60. Mario Bros. (Nintendo, 1985)
The original Mario Bros. one gets a lot of flak from retro and modern gamers alike, and I'm really not sure why. Sure, it hasn't aged quite as well as the legendary sidescrolling platformers that succeeded it, but it's still a pretty entertaining game in its own right. Bump enemies, dodge fireballs and icy floors, collect coins, shove player two into that enraged shellcreeper coming for your blood, rush for the panic POW block when things get too crazy... what's not to love here? It's easily among the best of the black box era games, if nothing else. Hell, it even spawned a pretty fun little two-player competitive minigame in Super Mario Bros. 3, so it must be good!
59. Castlevania II: Simon's Quest (Konami, 1988)
lackluster translation that made a number of essential clues much more difficult to decipher. Still, those who could persevere through that found a game with a lot to offer- the same high-quality presentation that became a series trademark, a number of dungeons to explore, a couple of big bosses to fight, and a lot of creative upgrades and sub-weapons to unlock throughout. It may not be regarded as one of the franchise's best by many of its fans, but it's certainly worth a look for fans of action-adventure titles.
(Fans of ROM hacks may also want to check out "Castlevania II Redaction", which addresses several criticized elements of the game - notably speeding up the text and day/night transitions and rewriting much of the dialog to provide useful clues.)
58. Gradius II: Gofer no Yabou (Konami, 1988 in Japan)
57. Super C (Konami, 1990)
56. Summer Carnival '92: Recca (Naxatsoft, 1992)
55. Mega Man 6 (Capcom, 1993)
Considered one of the weaker entries on the platform by a lot of fans, Mega Man 6 certainly showed signs of being rushed; it came out late in the system's life and Nintendo, in the role of producing this title, was clearly banking on it being a send-off game; the level quality and challenge definitely suffered as a result. However, it did also have some unique quirks to set it apart. Instead of calling in Rush, you now morph with him into two forms - Rush Power (which can smash through walls and deal damage with short-ranged punches) and Rush Jet (serving as a jetpack that allows flight for short distances). It also had some great music as per series norm, proving that if nothing else, Capcom was striving to make it memorable if not one of the best. It's a ton of fun to play in spite of its faults, and hey, classic Mega Man at his weakest is still better than most game franchises at their best.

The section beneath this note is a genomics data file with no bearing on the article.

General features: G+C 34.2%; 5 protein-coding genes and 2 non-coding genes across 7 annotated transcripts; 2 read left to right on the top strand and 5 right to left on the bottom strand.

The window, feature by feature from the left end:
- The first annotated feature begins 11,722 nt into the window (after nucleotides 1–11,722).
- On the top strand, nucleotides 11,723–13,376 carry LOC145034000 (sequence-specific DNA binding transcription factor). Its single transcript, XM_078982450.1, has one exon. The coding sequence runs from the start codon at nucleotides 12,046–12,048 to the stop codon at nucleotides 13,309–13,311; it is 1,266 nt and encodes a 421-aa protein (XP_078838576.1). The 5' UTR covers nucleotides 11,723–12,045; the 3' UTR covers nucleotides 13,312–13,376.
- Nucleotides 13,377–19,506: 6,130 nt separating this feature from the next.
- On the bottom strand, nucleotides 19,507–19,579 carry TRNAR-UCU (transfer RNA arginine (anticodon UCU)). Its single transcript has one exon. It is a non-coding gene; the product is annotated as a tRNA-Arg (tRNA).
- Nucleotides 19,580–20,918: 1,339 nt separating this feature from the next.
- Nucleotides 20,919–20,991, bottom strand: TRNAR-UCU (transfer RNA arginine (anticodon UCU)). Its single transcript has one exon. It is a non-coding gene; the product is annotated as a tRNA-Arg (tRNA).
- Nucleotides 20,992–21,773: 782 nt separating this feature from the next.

54. Willow (Capcom, 1989)
53. Dr. Mario (Nintendo, 1988)
While I'm not a huge player of competitive puzzle games, there's no denying that Dr. Mario has that good old addictive charm to it. There's a true sense of frantic challenge as you try to clear an entire screen of colored viruses, trying not to let your pills fall in the wrong place and create obstacles that will take a significant amount of time and effort to clear (and probably gum up your efforts even more as you do so). Hell, there was even a two-player competitive mode, which couldn't be said for Nintendo's version of Tetris. I also both praise and curse it for having one of the catchiest tunes in all of gaming; I first played this game over twenty years ago and I still have that Fever tune stuck in my head...
52. Blaster Master (Sunsoft, 1988)
51. Final Fantasy III (Square, 1990 in Japan)